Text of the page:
In these horribly stressful times, personal, political, cultural, every-fucking-where, a re-commitment to personal relationships feels like a necessity. I flew out to Chicago this weekend to surprise my friend Mitchell, showing up unannounced at his show (which he created himself: it’s made up of personal monologues, and songs sung by the glorious Meghan Murphy, another friend). I knew Mitchell had been working hard to create this thing, he had never done anything like this before (create a show from scratch, made up of his own personal material), and – just out of curiosity, I checked flights to Chicago and they were outrageously cheap for this holiday time of year. So out I went. It required much subterfuge and outright lying on my part, and I roped in Meghan’s help as co-conspirator. All went well. My presence remained undetected by Mitchell, until I sent a card backstage saying, “Can’t wait to see your show tonight.” (Apparently, he burst into tears. Meghan – who was backstage – texted me – sitting out in the theatre – a play-by-play of his reaction.) I flew back early Monday morning.
The polar vortex hit while I was in Chicago. I was there for such a short time, I couldn’t see Kate, but I did have a nice lunch with Ann Marie (before Mitchell’s show. And – silly me – we were in Mitchell’s neighborhood, so we basically skulked around undercover hoping not to run into him.) The show, a holiday show with Mitchell telling stories from his life, and Meghan singing songs to put “buttons” on each of the beats – was fantastic. A nice crowd had shown up in the midst of the polar vortex. That’s Chicago theatre for you: hearty and devoted. Mitchell told many stories I know by heart, and I starred in one of them (our ridiculous and hilarious living situation during Mitchell’s first year in Chicago) – also stories about his family and finding a home in Chicago. He addressed me from the stage, like: “Sheila?? You’re here?” It was very emotional, the entire show was. We have been friends for so long. Most of our lives. We met when we were scrappy freak teenagers. We found each other. We refer to one another as “space twins.” (I signed the bullshit card I sent backstage: Love, your Space Twin.) It was a treat because Christopher, Mitchell’s boyfriend, was also at the show, and his whole family was up from Kentucky to see it as well, so I got to meet them (they are all wonderful). We went out after for drinks.
Sunday was snowy and freezing. Sunday night, Mitchell was heading down to Second City to see a friend’s debut on the main stage (a huge deal), and I was heading uptown to the Uptown Underground to see Meghan’s Christmas show (their 6th year): Big Red & The Boys: A New Home for the Holidays. But until then, we had jack-squat to do. We lay around in Mitchell’s apartment (known by everyone as The Nook), and talked and watched TCM, and watched a 40 Years of Soul concert on PBS and then started scrolling through YouTube clips. We also took a couple of hilarious Snap Chat breaks. It was a perfect day. At one point, Mitchell was standing in front of the bathroom mirror, naked and shaving, and I was talking to him, standing in the doorway. Mitchell said, “I really like Demi Lovato” and then I began a rant – not about Demi Lovato but she made me think of certain strains in mainstream feminism that drive me insane so I went OFF on it, and Mitchell kept shaving, throwing in comments, but mostly listening and nodding. And shaving. At some point, when I took a breath (I ranted for about, no word of a lie, 15 minutes), Mitchell said quietly, “All I said was ‘I like Demi Lovato.'” We are still laughing. I am laughing as I type this. Some things never fucking change. This is our friendship.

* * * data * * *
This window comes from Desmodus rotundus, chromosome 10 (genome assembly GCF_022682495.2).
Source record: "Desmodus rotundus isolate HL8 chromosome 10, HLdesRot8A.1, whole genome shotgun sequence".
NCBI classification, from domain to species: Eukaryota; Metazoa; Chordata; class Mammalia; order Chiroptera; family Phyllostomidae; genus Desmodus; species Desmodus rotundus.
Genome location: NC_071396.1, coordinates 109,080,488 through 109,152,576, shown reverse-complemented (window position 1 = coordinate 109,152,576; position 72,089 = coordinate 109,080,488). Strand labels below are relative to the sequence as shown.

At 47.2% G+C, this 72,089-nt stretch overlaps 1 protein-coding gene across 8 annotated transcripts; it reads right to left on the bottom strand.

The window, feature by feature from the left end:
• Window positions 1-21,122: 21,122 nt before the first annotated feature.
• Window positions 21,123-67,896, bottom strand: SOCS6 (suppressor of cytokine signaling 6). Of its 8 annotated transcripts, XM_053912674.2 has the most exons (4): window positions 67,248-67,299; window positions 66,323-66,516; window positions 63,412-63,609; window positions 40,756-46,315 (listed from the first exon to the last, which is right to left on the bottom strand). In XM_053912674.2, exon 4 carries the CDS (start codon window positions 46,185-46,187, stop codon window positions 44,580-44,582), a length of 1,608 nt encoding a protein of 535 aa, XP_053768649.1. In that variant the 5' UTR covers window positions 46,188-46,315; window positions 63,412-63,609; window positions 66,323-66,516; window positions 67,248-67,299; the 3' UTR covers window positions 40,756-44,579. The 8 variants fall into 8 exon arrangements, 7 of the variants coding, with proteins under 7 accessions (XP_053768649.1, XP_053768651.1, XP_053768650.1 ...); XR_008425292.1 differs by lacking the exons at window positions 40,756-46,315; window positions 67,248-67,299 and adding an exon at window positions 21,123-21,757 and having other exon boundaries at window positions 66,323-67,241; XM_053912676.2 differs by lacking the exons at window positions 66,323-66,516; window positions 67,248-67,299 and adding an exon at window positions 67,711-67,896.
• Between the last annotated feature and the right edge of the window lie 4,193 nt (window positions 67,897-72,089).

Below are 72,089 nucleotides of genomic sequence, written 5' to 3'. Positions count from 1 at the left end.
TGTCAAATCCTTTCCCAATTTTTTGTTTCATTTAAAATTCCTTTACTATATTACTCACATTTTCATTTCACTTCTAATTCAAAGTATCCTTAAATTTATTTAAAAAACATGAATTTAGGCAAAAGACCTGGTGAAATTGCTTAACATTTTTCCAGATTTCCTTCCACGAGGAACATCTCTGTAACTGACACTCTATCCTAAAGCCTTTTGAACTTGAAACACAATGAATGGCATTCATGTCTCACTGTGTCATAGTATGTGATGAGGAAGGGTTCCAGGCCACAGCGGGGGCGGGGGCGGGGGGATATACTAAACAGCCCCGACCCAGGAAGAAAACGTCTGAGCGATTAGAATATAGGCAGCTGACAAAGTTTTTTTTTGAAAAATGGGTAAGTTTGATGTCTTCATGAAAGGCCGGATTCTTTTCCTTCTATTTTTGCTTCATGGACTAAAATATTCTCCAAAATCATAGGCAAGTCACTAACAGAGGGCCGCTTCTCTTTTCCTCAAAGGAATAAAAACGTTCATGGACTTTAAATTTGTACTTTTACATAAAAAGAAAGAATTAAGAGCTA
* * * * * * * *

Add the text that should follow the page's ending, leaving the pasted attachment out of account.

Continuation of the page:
At the Uptown Underground, I ran into a couple of friends, who were also there attending the show, so it was really fun to catch up. Meghan and the “boys” (5 of them) put together a beautiful mix of classic Christmas songs, original songs – like “Chicago Winter,” which went over like gangbusters since we all were living it – and it had a beautiful and friendly energy, a collective energy, that is so essential to maintain in the current atmosphere.
Watching “Letter to Three Wives”, and whaddya know, there is the phenomenal character actress Florence Bates, who also happens to be our great friend Rachel’s great-grandmother. She wrote an awesome essay about this extraordinary woman.
We watched “The Bishop’s Wife.” We’ve both probably seen it 40 times apiece. We love it so much. We had lengthy discussions all along the way: Cary Grant’s magic. Loretta Young and Clark Gable and the whole baby thing. The career of Gladys Cooper. How GOOD she was. She is SO GOOD in her one big scene in this. David Niven – hilarious, stuck to the chair. Elsa Lanchester. She’s so funny in this. And then, right on cue, we began to cry.